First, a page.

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Spring 2011 From Pushcart to RMU

Thirty years ago, specialty retail was born and the pushcart was pressed into service. One visual merchandiser reminisces about those humble beginnings, the evolution of the pushcart and how visual merchandising in specialty retail changed along with it.

Pushcarts have been a part of retail for many years; all over the world, vendors have used pushcarts to move and sell their goods from place to place. Long ago farmers from villages brought their produce to sell at markets in urban communities. A flatbed wagon, which was used to bring the produce to market, was quickly converted to a counter to sell wares. European immigrants to the United States used pushcarts too—and sold everything imaginable to urban residents.

Pushcarts in specialty retail

In 1976, the Rouse Company developed a new concept in retail, a “festival marketplace” named Faneuil Hall Marketplace. To camouflage vacant storefronts, the Rouse Company brought in pushcarts stocked with merchandise. When the pushcarts began to register success, the idea of the cart/RMU was born—and a different way of selling merchandise was underway.

My exposure to pushcarts came in the early 80’s. My client, a marketing director for an upscale mall, had heard about a new sales concept in the marketplace and wanted to try it out. To add some excitement to the center, she wanted to implement a festival marketplace in New York City during the holiday season. Just like today, people in the industry were looking for new concepts to increase revenue and add excitement to their properties. When she explained the idea to me, I didn’t understand how a wooden wagon was going to sell “novelty merchandise” in the common area of the mall. My education was just beginning.

Since I was the mall’s visual merchandiser, I was given the task of making sure the pushcarts (the term RMU hadn’t been established yet) conformed to the upscale mall’s high standards. I had trained in department stores—designing and implementing window displays and “swing shops” in various sections of the department store. A swing shop is one where the entire merchandise concept is changed frequently.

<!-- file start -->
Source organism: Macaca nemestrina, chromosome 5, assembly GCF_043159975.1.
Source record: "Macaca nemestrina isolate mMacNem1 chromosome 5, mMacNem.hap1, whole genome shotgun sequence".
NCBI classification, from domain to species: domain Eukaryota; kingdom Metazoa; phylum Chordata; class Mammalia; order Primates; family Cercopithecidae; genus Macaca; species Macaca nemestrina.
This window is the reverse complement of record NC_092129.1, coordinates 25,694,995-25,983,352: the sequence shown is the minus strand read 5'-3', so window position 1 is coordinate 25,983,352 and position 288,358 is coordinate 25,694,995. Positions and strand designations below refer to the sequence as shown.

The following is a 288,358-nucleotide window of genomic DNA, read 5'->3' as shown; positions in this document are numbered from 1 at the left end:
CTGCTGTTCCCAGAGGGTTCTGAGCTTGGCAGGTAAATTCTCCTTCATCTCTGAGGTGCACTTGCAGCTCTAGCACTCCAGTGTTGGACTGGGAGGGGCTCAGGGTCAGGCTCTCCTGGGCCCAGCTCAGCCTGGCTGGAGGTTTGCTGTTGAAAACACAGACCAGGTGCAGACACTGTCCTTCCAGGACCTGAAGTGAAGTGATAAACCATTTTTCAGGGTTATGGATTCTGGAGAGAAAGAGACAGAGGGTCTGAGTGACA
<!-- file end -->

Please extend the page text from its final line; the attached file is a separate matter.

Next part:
Merchandising pushcarts

Still not entirely sure what the pushcart looked like, I worked this project assuming I was installing displays in a freestanding swing shop. There were no meetings with the vendors to see the product and to use that as a basis for merchandising the cart. The mall manager and I discussed different approaches from my stock of props and fixtures. Her goal was to make the carts as creative as possible and make t hem stand out in the common area of the mall. Five tenants had signed on for the first year. The products they sold were packaged popcorn, whimsical matching sweater and scarf sets, handcrafted jewelry, and infant accessories. At the last minute, the regional department store adjacent to the mall was signed on to set up a promotional cart advocating their monogramming services.

Since the five carts were to be in a row, I wanted to create a rhythm with the propping and merchandising of the carts. Some carts would have simple visual merchandising; others would be more elaborate. Since sightlines for inline tenants weren’t a consideration at that time, my goal was to visually fill the cart for impact by displaying the product at different heights. For the whimsical sweater vendor, I reworked the idea of kites. To make the sweaters look like kites I put a dowel through the sleeves and hung these from the rafters of the canopy. The back stock was stacked in piles on the bed of the cart.

The popcorn came in large drums, so I stacked them up and filled the bed of the cart. For the infant accessories vendor, I tied clotheslines to the posts of the cart and hung the baby clothes with pastel-colored clothespins. Wooden buildups were covered in white fabric and used for gift baskets and baby accessories. Back stock was also folded into piles on the deck of the cart.

For the jewelry vendor, I arranged gift boxes decorated in holiday themes, in a pyramid configuration, and then placed the jewelry on jewelry forms.

The department store decided to set up the monogramming cart as a satellite shop. Their visual merchandising team used blouse stands at various heights to display robes and clothing items. Stacks of pre-monogrammed towels surrounded the blouse stands. A poster promoting the store’s monogramming service was hung from the rafters of the canopy.